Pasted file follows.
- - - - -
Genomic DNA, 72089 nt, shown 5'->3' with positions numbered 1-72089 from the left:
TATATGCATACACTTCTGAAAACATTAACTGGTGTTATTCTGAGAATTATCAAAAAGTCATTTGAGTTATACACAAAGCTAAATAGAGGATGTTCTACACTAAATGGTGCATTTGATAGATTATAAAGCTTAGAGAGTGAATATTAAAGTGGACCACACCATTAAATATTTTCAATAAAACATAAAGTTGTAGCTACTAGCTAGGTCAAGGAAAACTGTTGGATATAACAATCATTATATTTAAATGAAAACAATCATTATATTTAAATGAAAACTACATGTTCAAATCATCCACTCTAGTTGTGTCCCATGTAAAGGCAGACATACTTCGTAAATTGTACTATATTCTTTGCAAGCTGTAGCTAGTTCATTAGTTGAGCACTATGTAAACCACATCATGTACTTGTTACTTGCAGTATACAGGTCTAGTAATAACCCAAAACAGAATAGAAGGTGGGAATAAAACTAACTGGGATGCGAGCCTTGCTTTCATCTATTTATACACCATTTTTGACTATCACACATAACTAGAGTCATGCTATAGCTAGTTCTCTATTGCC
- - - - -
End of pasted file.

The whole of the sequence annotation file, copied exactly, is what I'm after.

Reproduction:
Genomic DNA, 72089 nt, shown 5'->3' with positions numbered 1-72089 from the left:
TATATGCATACACTTCTGAAAACATTAACTGGTGTTATTCTGAGAATTATCAAAAAGTCATTTGAGTTATACACAAAGCTAAATAGAGGATGTTCTACACTAAATGGTGCATTTGATAGATTATAAAGCTTAGAGAGTGAATATTAAAGTGGACCACACCATTAAATATTTTCAATAAAACATAAAGTTGTAGCTACTAGCTAGGTCAAGGAAAACTGTTGGATATAACAATCATTATATTTAAATGAAAACAATCATTATATTTAAATGAAAACTACATGTTCAAATCATCCACTCTAGTTGTGTCCCATGTAAAGGCAGACATACTTCGTAAATTGTACTATATTCTTTGCAAGCTGTAGCTAGTTCATTAGTTGAGCACTATGTAAACCACATCATGTACTTGTTACTTGCAGTATACAGGTCTAGTAATAACCCAAAACAGAATAGAAGGTGGGAATAAAACTAACTGGGATGCGAGCCTTGCTTTCATCTATTTATACACCATTTTTGACTATCACACATAACTAGAGTCATGCTATAGCTAGTTCTCTATTGCC